While I expect that Republicans in Lansing will kill the legislation being put forward by Irwin and Zemke, I suspect that the Raise Michigan ballot initiative has a better than 50% chance of passing… I’d like to say that it would be a slam dunk, given that the idea seems to have widespread support from voters right now, but you can be sure, if it does make it on the ballot, that the Koch brothers and their fellow Plutocrats will be pouring an ungodly amount of money into the state, in hopes of convincing Michiganders to once again vote against their own best interests. And, as we know from experience, they’re damn good at what they do.
ENERGIZING THE BASE IN A NON-PRESIDENTIAL ELECTION YEAR:
It’s also worth noting that this isn’t just about the minimum wage. This is also about motivating the Democratic base to get out and vote in a non-Presidential election. And that, to a large extent, explains why we’re seeing so many progressives across the country looking to get the minimum wage on the November ballot in their states. It’s just like, a few years back, when a lot of conservative groups were coming together to get anti-gay marriage ballot initiatives in place… This isn’t to say that Obama and the Republicans don’t care about the minimum wage. I think they recognize that it’s an important thing to do, if for no other reason that to temporarily stabilize our society, which is in danger of losing the middle class altogether, as the gap between the rich and the poor continues to grow. I do think, however, that this is a godsend for the likes of Mark Schauer, who hasn’t exactly been lighting a fire under Michigan Democrats. And we’re not alone in that regard. All over the country, there are state-wide races where the minimum wage could really make a difference by bringing people to the polls, where they might also vote out Republican governors and legislators.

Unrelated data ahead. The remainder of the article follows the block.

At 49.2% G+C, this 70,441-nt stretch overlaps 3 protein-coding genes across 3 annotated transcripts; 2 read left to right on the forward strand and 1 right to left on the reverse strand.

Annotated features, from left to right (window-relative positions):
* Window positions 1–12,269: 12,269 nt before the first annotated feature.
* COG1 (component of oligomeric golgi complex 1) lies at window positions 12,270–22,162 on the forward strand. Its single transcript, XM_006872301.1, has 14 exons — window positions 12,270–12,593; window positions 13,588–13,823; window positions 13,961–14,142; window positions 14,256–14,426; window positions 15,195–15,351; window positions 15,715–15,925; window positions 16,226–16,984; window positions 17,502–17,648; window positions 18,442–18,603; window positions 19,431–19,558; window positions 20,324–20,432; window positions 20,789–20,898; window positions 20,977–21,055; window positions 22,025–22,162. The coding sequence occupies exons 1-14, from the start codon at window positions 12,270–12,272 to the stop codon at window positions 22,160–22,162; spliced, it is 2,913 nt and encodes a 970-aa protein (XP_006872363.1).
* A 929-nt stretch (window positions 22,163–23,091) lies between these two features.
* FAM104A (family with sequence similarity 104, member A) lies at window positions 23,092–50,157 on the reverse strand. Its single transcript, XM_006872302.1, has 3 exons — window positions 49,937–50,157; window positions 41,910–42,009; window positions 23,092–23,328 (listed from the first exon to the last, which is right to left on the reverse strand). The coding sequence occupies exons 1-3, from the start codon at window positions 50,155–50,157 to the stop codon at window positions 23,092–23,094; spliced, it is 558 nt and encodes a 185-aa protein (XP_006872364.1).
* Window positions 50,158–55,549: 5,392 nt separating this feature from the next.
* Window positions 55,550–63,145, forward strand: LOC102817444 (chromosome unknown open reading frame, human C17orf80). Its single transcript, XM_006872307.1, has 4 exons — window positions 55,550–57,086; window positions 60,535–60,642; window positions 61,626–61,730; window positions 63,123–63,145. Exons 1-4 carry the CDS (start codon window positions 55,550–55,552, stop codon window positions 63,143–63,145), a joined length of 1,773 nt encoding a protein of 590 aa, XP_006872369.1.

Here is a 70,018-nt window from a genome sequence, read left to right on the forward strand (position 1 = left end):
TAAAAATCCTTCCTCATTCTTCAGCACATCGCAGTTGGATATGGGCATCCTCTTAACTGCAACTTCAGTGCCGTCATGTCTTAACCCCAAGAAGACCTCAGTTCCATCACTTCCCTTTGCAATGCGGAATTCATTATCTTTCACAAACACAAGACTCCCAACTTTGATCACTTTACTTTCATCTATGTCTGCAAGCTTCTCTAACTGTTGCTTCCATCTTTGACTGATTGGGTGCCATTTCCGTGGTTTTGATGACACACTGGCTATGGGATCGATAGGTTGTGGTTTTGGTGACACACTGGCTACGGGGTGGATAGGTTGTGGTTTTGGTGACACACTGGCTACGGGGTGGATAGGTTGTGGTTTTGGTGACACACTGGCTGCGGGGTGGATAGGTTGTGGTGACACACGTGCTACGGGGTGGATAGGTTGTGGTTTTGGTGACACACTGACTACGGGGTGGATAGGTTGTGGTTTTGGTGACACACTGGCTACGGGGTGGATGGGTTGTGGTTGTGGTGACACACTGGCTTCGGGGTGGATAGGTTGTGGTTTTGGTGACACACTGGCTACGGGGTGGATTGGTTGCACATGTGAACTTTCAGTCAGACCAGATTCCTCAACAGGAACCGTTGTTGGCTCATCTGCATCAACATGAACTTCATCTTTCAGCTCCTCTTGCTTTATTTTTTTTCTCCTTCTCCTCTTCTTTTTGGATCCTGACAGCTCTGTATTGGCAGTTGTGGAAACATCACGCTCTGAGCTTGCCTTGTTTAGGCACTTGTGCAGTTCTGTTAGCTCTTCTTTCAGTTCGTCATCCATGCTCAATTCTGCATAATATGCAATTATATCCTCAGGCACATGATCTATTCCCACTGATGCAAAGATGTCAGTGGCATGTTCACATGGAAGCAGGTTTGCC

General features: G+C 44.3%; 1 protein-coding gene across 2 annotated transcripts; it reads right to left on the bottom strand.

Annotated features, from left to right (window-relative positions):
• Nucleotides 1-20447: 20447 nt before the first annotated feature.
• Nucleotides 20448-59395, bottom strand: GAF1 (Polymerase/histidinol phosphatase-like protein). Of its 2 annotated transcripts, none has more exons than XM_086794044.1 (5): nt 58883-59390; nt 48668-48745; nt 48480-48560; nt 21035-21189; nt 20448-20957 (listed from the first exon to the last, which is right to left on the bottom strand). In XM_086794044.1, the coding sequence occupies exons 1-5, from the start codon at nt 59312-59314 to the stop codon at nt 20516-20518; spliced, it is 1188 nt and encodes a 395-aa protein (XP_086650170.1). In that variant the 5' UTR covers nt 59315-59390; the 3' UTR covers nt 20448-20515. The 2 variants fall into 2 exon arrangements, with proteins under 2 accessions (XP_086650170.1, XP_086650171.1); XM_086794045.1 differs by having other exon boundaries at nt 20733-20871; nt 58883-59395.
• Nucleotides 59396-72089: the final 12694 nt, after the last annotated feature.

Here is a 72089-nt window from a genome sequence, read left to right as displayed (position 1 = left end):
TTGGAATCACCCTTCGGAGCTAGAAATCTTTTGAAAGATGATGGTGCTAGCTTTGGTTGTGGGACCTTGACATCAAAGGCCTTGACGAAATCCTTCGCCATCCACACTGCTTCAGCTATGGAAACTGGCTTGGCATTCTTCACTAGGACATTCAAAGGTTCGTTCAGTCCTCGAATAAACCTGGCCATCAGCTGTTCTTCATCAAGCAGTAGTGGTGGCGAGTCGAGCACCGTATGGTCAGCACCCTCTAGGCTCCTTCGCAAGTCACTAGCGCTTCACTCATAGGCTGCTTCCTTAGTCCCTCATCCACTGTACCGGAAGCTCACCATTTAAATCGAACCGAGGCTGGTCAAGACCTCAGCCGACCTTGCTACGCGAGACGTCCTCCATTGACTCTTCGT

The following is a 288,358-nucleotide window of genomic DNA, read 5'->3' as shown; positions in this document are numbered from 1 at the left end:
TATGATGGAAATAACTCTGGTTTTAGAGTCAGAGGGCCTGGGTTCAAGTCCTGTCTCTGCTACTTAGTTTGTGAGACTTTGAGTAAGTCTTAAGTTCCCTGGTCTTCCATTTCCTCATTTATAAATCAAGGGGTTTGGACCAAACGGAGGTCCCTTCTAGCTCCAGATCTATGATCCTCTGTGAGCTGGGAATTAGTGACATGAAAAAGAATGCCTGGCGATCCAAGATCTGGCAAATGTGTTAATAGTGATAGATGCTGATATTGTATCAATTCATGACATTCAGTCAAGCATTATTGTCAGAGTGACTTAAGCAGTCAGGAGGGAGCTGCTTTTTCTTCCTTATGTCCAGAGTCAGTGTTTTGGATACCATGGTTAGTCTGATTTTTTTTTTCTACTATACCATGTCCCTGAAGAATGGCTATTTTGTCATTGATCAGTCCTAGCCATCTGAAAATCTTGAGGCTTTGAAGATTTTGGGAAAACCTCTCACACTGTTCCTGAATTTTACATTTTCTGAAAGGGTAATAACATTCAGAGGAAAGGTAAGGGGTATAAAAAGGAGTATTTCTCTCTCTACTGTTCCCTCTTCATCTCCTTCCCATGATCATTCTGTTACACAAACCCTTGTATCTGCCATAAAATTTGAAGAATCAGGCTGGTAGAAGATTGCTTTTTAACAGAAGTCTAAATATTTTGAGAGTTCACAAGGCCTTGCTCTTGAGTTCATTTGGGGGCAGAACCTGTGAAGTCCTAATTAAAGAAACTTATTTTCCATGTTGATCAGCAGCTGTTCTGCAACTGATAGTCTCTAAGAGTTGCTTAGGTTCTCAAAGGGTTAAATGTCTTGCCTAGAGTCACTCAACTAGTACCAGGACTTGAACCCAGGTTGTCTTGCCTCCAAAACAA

As I mentioned above, everyone knows that, at least for the time being, nothing is going to happen in Washington. No, if we want to make progress on issues like education, the environment, and civil rights, it’s going to have to be at the state level. And, in order to do that, we need to start winning races closer to home… Hopefully, the minimum wage will help us do that.
$10.10 AN HOUR WILL RAISE FAMILIES OUT OF POVERTY AND PUT MORE MONEY INTO THE ECONOMY: